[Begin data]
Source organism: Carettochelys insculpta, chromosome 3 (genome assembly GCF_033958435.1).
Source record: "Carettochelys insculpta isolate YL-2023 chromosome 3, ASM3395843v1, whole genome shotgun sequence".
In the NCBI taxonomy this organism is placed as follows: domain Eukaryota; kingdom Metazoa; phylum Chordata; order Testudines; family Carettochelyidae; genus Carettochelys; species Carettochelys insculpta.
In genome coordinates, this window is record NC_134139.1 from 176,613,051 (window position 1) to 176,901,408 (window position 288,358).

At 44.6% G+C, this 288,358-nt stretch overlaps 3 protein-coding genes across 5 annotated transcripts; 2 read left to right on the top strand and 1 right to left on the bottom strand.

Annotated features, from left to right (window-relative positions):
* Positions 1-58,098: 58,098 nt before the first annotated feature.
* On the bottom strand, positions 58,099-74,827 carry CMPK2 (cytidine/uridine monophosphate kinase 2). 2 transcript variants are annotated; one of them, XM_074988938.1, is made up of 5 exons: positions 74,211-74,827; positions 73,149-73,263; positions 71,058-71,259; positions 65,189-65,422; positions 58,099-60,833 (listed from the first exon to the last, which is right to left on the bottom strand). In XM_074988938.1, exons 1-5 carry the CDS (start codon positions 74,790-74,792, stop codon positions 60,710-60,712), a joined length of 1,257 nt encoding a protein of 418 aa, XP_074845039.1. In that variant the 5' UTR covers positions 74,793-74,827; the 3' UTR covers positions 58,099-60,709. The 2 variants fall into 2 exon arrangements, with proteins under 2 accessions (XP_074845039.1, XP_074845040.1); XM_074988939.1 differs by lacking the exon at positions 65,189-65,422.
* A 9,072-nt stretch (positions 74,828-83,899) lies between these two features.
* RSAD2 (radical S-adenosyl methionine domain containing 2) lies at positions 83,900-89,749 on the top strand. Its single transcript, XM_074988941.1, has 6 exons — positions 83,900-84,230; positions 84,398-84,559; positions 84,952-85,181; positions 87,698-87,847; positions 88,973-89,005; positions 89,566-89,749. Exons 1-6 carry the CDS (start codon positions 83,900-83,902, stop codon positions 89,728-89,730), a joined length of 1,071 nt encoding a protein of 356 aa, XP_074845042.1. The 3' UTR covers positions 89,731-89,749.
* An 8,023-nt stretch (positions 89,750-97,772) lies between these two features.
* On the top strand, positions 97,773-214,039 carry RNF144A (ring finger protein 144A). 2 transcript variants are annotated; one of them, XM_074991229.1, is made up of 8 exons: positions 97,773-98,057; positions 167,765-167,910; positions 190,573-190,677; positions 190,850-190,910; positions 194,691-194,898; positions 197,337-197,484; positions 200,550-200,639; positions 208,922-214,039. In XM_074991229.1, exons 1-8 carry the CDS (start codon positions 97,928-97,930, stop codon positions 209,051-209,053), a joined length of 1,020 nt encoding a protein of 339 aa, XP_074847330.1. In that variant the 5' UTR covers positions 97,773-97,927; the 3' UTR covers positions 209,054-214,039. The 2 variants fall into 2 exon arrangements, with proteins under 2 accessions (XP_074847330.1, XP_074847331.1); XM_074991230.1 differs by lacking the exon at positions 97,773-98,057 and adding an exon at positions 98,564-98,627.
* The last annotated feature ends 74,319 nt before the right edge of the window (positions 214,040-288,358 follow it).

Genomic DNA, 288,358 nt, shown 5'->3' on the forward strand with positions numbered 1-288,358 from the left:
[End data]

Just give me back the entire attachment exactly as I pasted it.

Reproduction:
Source organism: Carettochelys insculpta, chromosome 3 (genome assembly GCF_033958435.1).
Source record: "Carettochelys insculpta isolate YL-2023 chromosome 3, ASM3395843v1, whole genome shotgun sequence".
In the NCBI taxonomy this organism is placed as follows: domain Eukaryota; kingdom Metazoa; phylum Chordata; order Testudines; family Carettochelyidae; genus Carettochelys; species Carettochelys insculpta.
In genome coordinates, this window is record NC_134139.1 from 176,613,051 (window position 1) to 176,901,408 (window position 288,358).

At 44.6% G+C, this 288,358-nt stretch overlaps 3 protein-coding genes across 5 annotated transcripts; 2 read left to right on the top strand and 1 right to left on the bottom strand.

Annotated features, from left to right (window-relative positions):
* Positions 1-58,098: 58,098 nt before the first annotated feature.
* On the bottom strand, positions 58,099-74,827 carry CMPK2 (cytidine/uridine monophosphate kinase 2). 2 transcript variants are annotated; one of them, XM_074988938.1, is made up of 5 exons: positions 74,211-74,827; positions 73,149-73,263; positions 71,058-71,259; positions 65,189-65,422; positions 58,099-60,833 (listed from the first exon to the last, which is right to left on the bottom strand). In XM_074988938.1, exons 1-5 carry the CDS (start codon positions 74,790-74,792, stop codon positions 60,710-60,712), a joined length of 1,257 nt encoding a protein of 418 aa, XP_074845039.1. In that variant the 5' UTR covers positions 74,793-74,827; the 3' UTR covers positions 58,099-60,709. The 2 variants fall into 2 exon arrangements, with proteins under 2 accessions (XP_074845039.1, XP_074845040.1); XM_074988939.1 differs by lacking the exon at positions 65,189-65,422.
* A 9,072-nt stretch (positions 74,828-83,899) lies between these two features.
* RSAD2 (radical S-adenosyl methionine domain containing 2) lies at positions 83,900-89,749 on the top strand. Its single transcript, XM_074988941.1, has 6 exons — positions 83,900-84,230; positions 84,398-84,559; positions 84,952-85,181; positions 87,698-87,847; positions 88,973-89,005; positions 89,566-89,749. Exons 1-6 carry the CDS (start codon positions 83,900-83,902, stop codon positions 89,728-89,730), a joined length of 1,071 nt encoding a protein of 356 aa, XP_074845042.1. The 3' UTR covers positions 89,731-89,749.
* An 8,023-nt stretch (positions 89,750-97,772) lies between these two features.
* On the top strand, positions 97,773-214,039 carry RNF144A (ring finger protein 144A). 2 transcript variants are annotated; one of them, XM_074991229.1, is made up of 8 exons: positions 97,773-98,057; positions 167,765-167,910; positions 190,573-190,677; positions 190,850-190,910; positions 194,691-194,898; positions 197,337-197,484; positions 200,550-200,639; positions 208,922-214,039. In XM_074991229.1, exons 1-8 carry the CDS (start codon positions 97,928-97,930, stop codon positions 209,051-209,053), a joined length of 1,020 nt encoding a protein of 339 aa, XP_074847330.1. In that variant the 5' UTR covers positions 97,773-97,927; the 3' UTR covers positions 209,054-214,039. The 2 variants fall into 2 exon arrangements, with proteins under 2 accessions (XP_074847330.1, XP_074847331.1); XM_074991230.1 differs by lacking the exon at positions 97,773-98,057 and adding an exon at positions 98,564-98,627.
* The last annotated feature ends 74,319 nt before the right edge of the window (positions 214,040-288,358 follow it).

Genomic DNA, 288,358 nt, shown 5'->3' on the forward strand with positions numbered 1-288,358 from the left: